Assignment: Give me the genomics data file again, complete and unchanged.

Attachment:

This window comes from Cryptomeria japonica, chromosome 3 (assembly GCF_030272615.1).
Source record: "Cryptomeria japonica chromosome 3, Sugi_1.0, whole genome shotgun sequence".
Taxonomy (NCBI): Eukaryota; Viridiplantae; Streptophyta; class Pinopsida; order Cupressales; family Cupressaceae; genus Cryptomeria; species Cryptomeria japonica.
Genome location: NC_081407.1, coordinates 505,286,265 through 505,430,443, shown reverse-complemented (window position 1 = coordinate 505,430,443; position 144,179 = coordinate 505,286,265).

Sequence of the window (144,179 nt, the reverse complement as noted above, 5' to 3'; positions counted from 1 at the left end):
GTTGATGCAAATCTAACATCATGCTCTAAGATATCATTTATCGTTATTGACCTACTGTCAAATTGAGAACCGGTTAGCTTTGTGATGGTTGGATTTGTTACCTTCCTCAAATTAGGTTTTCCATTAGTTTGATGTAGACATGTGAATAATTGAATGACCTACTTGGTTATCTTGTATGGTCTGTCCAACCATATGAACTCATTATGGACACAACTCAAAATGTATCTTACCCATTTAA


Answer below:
This window comes from Cryptomeria japonica, chromosome 3 (assembly GCF_030272615.1).
Source record: "Cryptomeria japonica chromosome 3, Sugi_1.0, whole genome shotgun sequence".
Taxonomy (NCBI): Eukaryota; Viridiplantae; Streptophyta; class Pinopsida; order Cupressales; family Cupressaceae; genus Cryptomeria; species Cryptomeria japonica.
Genome location: NC_081407.1, coordinates 505,286,265 through 505,430,443, shown reverse-complemented (window position 1 = coordinate 505,430,443; position 144,179 = coordinate 505,286,265).

Sequence of the window (144,179 nt, the reverse complement as noted above, 5' to 3'; positions counted from 1 at the left end):
GTTGATGCAAATCTAACATCATGCTCTAAGATATCATTTATCGTTATTGACCTACTGTCAAATTGAGAACCGGTTAGCTTTGTGATGGTTGGATTTGTTACCTTCCTCAAATTAGGTTTTCCATTAGTTTGATGTAGACATGTGAATAATTGAATGACCTACTTGGTTATCTTGTATGGTCTGTCCAACCATATGAACTCATTATGGACACAACTCAAAATGTATCTTACCCATTTAA